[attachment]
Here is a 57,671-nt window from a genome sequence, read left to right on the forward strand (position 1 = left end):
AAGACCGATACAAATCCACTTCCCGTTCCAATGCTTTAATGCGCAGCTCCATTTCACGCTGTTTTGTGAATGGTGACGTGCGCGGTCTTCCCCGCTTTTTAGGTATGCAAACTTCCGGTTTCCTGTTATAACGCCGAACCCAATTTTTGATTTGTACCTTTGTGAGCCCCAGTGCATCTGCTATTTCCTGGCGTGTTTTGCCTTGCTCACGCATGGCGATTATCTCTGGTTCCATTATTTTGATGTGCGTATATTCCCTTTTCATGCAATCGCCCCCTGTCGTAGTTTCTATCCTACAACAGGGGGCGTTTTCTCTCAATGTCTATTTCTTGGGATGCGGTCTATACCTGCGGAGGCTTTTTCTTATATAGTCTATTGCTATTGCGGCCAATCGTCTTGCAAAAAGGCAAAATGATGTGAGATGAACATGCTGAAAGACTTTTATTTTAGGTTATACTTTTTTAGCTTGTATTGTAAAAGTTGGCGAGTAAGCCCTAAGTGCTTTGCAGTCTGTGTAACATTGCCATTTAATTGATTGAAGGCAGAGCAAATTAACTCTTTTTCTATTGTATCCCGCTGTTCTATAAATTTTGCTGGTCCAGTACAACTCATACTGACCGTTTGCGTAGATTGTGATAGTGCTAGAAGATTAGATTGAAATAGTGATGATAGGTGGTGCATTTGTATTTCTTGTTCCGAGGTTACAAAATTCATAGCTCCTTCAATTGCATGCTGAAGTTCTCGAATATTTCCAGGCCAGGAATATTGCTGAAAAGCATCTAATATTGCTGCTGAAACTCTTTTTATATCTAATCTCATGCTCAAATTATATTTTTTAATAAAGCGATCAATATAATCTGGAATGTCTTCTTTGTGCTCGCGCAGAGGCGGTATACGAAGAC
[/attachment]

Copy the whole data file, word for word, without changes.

Here is a 57,671-nt window from a genome sequence, read left to right on the forward strand (position 1 = left end):
AAGACCGATACAAATCCACTTCCCGTTCCAATGCTTTAATGCGCAGCTCCATTTCACGCTGTTTTGTGAATGGTGACGTGCGCGGTCTTCCCCGCTTTTTAGGTATGCAAACTTCCGGTTTCCTGTTATAACGCCGAACCCAATTTTTGATTTGTACCTTTGTGAGCCCCAGTGCATCTGCTATTTCCTGGCGTGTTTTGCCTTGCTCACGCATGGCGATTATCTCTGGTTCCATTATTTTGATGTGCGTATATTCCCTTTTCATGCAATCGCCCCCTGTCGTAGTTTCTATCCTACAACAGGGGGCGTTTTCTCTCAATGTCTATTTCTTGGGATGCGGTCTATACCTGCGGAGGCTTTTTCTTATATAGTCTATTGCTATTGCGGCCAATCGTCTTGCAAAAAGGCAAAATGATGTGAGATGAACATGCTGAAAGACTTTTATTTTAGGTTATACTTTTTTAGCTTGTATTGTAAAAGTTGGCGAGTAAGCCCTAAGTGCTTTGCAGTCTGTGTAACATTGCCATTTAATTGATTGAAGGCAGAGCAAATTAACTCTTTTTCTATTGTATCCCGCTGTTCTATAAATTTTGCTGGTCCAGTACAACTCATACTGACCGTTTGCGTAGATTGTGATAGTGCTAGAAGATTAGATTGAAATAGTGATGATAGGTGGTGCATTTGTATTTCTTGTTCCGAGGTTACAAAATTCATAGCTCCTTCAATTGCATGCTGAAGTTCTCGAATATTTCCAGGCCAGGAATATTGCTGAAAAGCATCTAATATTGCTGCTGAAACTCTTTTTATATCTAATCTCATGCTCAAATTATATTTTTTAATAAAGCGATCAATATAATCTGGAATGTCTTCTTTGTGCTCGCGCAGAGGCGGTATACGAAGAC